How did you get started writing lesbian fiction/romance?
Basically, I have lived deep in fiction most of my life, though I suspect that is true of most gays and lesbians. As a child, I fantasized obsessively and of course with lots of kissing, but did it in chapters and dialog. It seems I was waiting for the universe to provide me a way to realize them in a formal way. That way was the Internet. I wrote fan fiction under the name of Elaine Sutherland for a couple of years, and then, when gay and lesbian presses came into existence, voila, I was ready.
We all know that fiction is more fun than real life. To be sure, my real life has been fun-filled enough. I’ve been in love, traveled abroad, learned a couple of foreign languages, gone scuba diving, swum with dolphins, etc. But I’ve spent more time working at a job, doing laundry/ shopping/dishes, parking the car, enduring the flu, cleaning the cat box, walking the dog etc.
In fiction, you cram all the high points together and leave out the drudgery. It’s way better than drugs.
What kind of characters do you most like to write about and why?
I write historical thrillers with a actual historical persons and LGBT characters moving around them. I’ve written about biblical times, ancient Egyptians, the Crusades, the Renaissance (Rome and Venice) and a great deal about World War II. In principle, I want to re-visit those events that we use to define ourselves, but ensure that the gays and lesbians, who were surely there, are visible. In the novel Sistine Heresy, it was easy because Michelangelo was almost certainly gay himself, so all I had to do was add a couple of lesbians (and painting, and ecclesiastical sex and torture) and I had my story. It took a bit more imagination to add us to the Crusades.
It’s also gratifying to try to get into the heads of great historical people, to try to imagine what was going on in the mind of Michelangelo, a Borgia pope, an Egyptian pharaoh, a Venetian Inquisitor, a disciple of Jesus, a secretary of Josef Goebbels, a soldier at Stalingrad, a fighter in the Résistance. You get to live a hundred lives (and fly planes, parachute into enemy territory, commit murder, torture heretics, visit the underworld, witness Hitler’s suicide, and have any kind of sex with anyone you want.) Did I mention the sex?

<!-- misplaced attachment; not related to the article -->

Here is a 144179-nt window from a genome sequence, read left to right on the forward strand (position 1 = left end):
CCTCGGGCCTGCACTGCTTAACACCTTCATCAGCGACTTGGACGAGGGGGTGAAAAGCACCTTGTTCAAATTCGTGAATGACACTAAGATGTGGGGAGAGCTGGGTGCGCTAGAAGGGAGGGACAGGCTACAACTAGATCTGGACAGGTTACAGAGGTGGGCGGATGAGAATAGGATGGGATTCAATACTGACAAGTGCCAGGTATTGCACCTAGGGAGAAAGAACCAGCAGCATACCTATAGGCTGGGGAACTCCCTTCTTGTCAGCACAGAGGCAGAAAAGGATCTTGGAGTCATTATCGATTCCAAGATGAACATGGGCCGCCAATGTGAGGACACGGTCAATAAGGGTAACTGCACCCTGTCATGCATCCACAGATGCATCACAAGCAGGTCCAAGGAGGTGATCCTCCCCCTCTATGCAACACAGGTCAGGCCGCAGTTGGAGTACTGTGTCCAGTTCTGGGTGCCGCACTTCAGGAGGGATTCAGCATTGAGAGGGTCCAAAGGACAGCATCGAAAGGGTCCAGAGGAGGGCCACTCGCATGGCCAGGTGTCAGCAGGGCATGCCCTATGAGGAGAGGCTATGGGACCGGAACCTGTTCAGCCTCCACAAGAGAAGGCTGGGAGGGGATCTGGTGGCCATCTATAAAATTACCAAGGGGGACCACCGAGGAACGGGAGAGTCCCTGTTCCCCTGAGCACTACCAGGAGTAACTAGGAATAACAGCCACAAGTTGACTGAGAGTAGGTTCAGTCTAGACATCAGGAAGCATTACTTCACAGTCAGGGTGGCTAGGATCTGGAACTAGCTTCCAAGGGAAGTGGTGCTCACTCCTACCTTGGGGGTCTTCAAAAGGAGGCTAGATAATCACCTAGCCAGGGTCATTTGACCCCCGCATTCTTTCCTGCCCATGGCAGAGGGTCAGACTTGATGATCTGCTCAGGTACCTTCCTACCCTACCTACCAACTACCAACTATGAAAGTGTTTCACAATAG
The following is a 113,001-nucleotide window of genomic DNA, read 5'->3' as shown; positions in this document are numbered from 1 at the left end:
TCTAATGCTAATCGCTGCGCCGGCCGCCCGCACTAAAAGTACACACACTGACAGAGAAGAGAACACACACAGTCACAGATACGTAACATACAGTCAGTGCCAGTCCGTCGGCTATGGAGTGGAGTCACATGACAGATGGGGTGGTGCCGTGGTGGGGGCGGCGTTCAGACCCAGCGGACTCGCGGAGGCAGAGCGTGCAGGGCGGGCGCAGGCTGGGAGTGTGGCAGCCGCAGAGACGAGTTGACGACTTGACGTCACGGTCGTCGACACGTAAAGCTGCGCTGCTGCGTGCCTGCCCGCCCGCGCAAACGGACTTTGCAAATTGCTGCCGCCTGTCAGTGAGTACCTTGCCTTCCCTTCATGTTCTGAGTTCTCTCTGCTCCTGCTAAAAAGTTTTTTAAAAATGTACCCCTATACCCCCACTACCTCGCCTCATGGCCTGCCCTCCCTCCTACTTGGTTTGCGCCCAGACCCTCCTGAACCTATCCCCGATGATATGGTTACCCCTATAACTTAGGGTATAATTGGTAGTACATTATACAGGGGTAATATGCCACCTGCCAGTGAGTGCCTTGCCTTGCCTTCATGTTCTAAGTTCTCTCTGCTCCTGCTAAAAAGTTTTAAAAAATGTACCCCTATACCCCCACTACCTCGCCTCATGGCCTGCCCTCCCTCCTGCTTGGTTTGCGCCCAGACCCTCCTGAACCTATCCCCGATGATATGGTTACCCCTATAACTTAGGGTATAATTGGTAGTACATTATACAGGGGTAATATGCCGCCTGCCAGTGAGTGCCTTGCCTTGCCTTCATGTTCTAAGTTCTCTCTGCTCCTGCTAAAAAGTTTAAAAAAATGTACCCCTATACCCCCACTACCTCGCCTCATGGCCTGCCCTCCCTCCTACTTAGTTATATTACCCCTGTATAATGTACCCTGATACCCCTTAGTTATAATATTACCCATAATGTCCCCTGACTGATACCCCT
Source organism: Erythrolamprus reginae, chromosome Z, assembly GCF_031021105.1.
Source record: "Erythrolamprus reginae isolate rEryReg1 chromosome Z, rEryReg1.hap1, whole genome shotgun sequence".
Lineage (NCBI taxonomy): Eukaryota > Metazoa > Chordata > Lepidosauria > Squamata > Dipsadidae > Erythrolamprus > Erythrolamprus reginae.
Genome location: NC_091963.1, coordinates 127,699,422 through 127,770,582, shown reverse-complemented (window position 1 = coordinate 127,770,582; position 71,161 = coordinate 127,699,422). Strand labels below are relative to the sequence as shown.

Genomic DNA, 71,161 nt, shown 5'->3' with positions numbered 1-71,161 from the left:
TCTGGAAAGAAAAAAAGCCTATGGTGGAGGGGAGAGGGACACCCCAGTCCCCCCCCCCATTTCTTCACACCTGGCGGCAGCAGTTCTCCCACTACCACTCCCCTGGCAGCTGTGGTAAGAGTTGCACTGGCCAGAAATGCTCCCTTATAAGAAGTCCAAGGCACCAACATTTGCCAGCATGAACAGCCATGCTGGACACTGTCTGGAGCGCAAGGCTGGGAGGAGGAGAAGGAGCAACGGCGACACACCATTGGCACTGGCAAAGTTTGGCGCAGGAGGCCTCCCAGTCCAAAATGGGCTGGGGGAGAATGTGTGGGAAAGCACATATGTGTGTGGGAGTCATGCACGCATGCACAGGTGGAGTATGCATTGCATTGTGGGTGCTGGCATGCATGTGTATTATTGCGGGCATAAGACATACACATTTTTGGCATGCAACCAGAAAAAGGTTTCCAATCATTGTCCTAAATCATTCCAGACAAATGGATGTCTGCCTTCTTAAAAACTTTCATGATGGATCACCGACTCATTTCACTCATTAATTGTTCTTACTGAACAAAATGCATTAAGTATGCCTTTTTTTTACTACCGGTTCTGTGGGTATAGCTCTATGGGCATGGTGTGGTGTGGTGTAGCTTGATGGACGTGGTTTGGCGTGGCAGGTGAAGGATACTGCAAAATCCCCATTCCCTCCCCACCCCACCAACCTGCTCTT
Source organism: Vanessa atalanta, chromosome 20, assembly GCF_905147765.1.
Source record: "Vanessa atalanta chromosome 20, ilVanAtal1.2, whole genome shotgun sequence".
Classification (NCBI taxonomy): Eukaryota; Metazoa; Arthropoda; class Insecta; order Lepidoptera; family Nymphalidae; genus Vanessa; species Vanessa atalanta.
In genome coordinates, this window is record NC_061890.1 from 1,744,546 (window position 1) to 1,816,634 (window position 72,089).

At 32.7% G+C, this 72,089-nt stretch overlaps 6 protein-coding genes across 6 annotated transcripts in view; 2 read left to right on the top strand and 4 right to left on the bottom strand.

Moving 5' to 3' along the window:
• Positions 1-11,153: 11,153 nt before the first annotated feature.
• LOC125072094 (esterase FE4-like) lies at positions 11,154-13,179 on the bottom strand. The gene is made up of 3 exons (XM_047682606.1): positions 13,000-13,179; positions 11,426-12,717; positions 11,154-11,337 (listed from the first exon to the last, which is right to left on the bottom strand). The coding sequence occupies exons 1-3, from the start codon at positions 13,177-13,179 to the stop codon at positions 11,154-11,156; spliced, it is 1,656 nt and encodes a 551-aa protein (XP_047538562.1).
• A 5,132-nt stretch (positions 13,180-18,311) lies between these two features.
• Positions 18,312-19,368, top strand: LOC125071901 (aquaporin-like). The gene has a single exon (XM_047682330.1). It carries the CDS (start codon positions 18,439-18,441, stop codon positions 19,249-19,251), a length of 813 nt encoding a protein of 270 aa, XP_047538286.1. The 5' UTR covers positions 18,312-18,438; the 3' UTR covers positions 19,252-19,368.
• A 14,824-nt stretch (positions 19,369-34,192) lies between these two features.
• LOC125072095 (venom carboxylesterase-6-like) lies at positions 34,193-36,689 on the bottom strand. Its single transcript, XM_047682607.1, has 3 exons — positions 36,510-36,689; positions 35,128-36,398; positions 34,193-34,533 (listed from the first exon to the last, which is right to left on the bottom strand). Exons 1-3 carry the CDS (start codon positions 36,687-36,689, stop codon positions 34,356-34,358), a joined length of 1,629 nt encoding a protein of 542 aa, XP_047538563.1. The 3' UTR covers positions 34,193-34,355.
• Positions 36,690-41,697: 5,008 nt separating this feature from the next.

Tell us a little about your new release…
Waiting for the Violins (March 2014) is the third of my World War Two novels and the most historical. When I moved to Brussels from New York a few years ago, I met so many people who had been touched by it. My best friend’s aunt (after whom she was named) was in the Résistance in the Ardennes and was killed by a sniper the day the Allies arrived. My friend brought me to see her grave and monument. Another elderly friend told of being surrendered at the age of three to a Catholic family by Jewish parents who perished at Auschwitz. We made a trip together to a concentration camp outside of Brussels. Deeply impressed by those accounts, I decided to weave them into a novel for which this is the plot summary.
Antonia Forrester, an English nurse, is nearly killed while trying to save soldiers fleeing at Dunkirk. Embittered, she returns to occupied Brussels as a British spy to foment resistance to the Nazis. She works with urban partisans who sabotage deportation efforts and execute collaborators, before résistante leader Sandrine Toussaint accepts her into the Comet Line, an operation to rescue downed Allied pilots. After capture and then escape from a deportation train headed for Auschwitz, the women join the Maquis fighting in the Ardenne Forest. Passion is the glowing ember that warms them amidst the winter carnage until London radio transmits the news they’ve waited for. Huddled in the darkness, they hear the coded message, “the long sobs of the violins” signaling that the Allied Invasion is about to begin.
Name three things on your desk right now.
I write on my sofa, not at a desk. And surrounding me right now are a chaotic scattering of books for research and reference, a plate of crumbs and drying cheese left over from breakfast, and a sleeping dachshund desperately in need of a bath. (Oh, dear. I must give the impression of being a terrible housekeeper.)
What are some of your favorite lesbian fiction/romance/erotic authors?
– Sarah Waters, because she is so good at surprising the reader.
– Jane Rule Until she died, I checked every month to see if she had published anything new.
– Jane Wagner, better known as Lily Tomlin’s wife. She wrote all the material for Lily’s Broadway show, The Search for Signs of Intelligent Life, the screenplay for The Incredible Shrinking Woman, and a bunch more of Lily’s material. A real wit, this woman.
None of these women can be considered romance or erotic authors, but there is such a powerful and intelligent lesbian sentiment behind their writing that it makes me want to belong to them.